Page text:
From our annual Walk For Freedom, a global awareness event in more than 50 countries, to Can You See Me?, a public awareness campaign that exists to bring awareness to the millions of men, women, and children who are currently trapped in slavery across the world, we are taking collective action to reach cities across the world
Stay up to date with our current campaigns by learning more about each one below. You can also sign up to receive our quarterly newsletter.
Walk For Freedom is a global fundraising and awareness event. Rallying thousands of abolitionists, taking millions of steps, showing up in hundreds of cities all over the world, Walk For Freedom is an outward expression of our inward desire to see slavery completely abolished. Every October in communities around the world, you’ll see us–21st century abolitionists–walking in single-file lines wearing all-black with a message that can't be ignored: slavery still exists.
By now it's clear that slavery will not end on its own. And if you aren't sure what to do about that, start by showing up.
Slavery still exists in the 21st century.
People like you and I, bought and sold as commodities.
People like you and I, in this city and in this nation.
But you and I are here today.
We refuse to just talk about injustice; to simply post about it.
Instead, we're here together in strength and numbers.
We have the power to change the statistics.
And we're changing them right now.
This is our Walk For Freedom.
A walk for justice and human dignity.
A walk for hope and restoration.
From Australia to Ghana, India to Brazil.
All over the world, we will abolish slavery with each step.
Let's never forget that we don't just say it–we believe it.
A world without slavery is possible.
While human trafficking is destroying lives,
we know that freedom will have the final word.
That's why we exist. That's why we're here.
Can You See Me? is a public awareness campaign with the purpose of equipping the general public to recognize indicators of human trafficking, reaching victims, and arresting traffickers. Our goal is to turn awareness into action by equipping people to report tips and occurrences to national hotlines if trafficking is suspected so that more victims identified and assisted.
We believe that an increase in reports will lead to an increase in victim identification.
This campaign exists to bring awareness of the millions of men, women, and children who are currently trapped in slavery across the world. By partnering with law enforcement, governments, businesses, and NGOs, we are turning awareness into action.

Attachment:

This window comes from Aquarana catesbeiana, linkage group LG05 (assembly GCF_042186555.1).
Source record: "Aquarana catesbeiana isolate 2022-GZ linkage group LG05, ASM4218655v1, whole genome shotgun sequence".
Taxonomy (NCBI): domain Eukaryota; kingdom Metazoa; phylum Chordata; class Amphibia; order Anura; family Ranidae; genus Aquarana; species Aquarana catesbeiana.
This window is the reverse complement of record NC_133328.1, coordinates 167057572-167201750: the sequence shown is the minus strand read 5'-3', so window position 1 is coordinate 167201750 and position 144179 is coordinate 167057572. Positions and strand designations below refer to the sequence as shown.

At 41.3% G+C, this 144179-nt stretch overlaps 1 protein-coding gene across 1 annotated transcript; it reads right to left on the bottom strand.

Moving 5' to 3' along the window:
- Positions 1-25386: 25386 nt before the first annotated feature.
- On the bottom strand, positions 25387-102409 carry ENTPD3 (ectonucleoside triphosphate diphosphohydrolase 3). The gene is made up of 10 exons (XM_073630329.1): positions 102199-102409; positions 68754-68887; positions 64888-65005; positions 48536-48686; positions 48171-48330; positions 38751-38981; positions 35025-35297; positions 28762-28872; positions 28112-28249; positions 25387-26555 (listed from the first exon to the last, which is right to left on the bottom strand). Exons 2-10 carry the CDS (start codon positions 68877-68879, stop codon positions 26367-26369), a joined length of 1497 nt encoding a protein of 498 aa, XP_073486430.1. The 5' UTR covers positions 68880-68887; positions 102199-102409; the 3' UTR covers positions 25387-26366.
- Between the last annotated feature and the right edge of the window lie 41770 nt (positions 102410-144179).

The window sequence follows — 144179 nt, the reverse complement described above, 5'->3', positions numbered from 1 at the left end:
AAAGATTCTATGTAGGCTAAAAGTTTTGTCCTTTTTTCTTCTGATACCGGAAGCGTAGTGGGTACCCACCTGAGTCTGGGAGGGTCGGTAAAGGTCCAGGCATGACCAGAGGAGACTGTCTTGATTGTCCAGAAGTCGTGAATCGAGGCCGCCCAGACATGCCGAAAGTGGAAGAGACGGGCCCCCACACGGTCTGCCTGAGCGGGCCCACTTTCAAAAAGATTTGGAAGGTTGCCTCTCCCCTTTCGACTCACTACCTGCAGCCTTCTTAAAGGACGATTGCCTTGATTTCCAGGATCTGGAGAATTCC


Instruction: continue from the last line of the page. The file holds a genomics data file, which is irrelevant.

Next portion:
Watch any of our many scenarios depicting human trafficking and join us in the campaign today.
It’s A Penalty's goal is to harness the power of sports to protect vulnerable children from exploitation and abuse around the world and to ultimately eradicate abuse, exploitation, and trafficking by 2030.
There are 6 key aims of It's A Penalty:
1. Protect vulnerable people & children
2. Reduce demand for exploitation and trafficking
3. Create awareness
4. Contribute towards ending trafficking & exploitation
5. Prevent crimes
6. Increase reporting
Several athletes including Usain Bolt, David Luiz, Aaron Rodgers, Andy Dalton, Liam Malone, Ryan Tennehill, Nick Foles, and many others are using their voices to speak up and help prevent the exploitation of children.
The fight against slavery is reaching the big leagues.
Founded in 2017 by Deidre & Albert Pujols after learning about human trafficking, Strike Out Slavery has become an influence in the world of major league sports. They knew that if Major League Baseball teams, players, and fans joined them, Strike Out Slavery could spread awareness and help a global network of non-profit organizations that rally against modern-day slavery.
The inaugural Strike Out Slavery event was held at Angel Stadium in September of 2017, where more than 40,000 attendees learned about the issue. Two years later, Strike Out Slavery continues to expand as other playsers take a stand against slavery, enabling the message that 'enough is enough' to reach legions of baseball fans across the nation & even the world.
Join us in supporting Strike Out Slavery by attending a game, volunteering an event, and more by clicking the link below.
Can a dress change the world?
Our answer is: yes.
Dressember was founded by Blythe Hill in 2009 when she decided to make a statement: to challenge herself to wear a dress every day of December. Why? To start a conversation around human trafficking.
Every year, thousands of advocates around the world take on the challenge of wearing a dress or tie during the 31 days of December. The dress or tie serves as the conversation starter to educate your community about modern slavery.
Join us in participating in Dressember this year.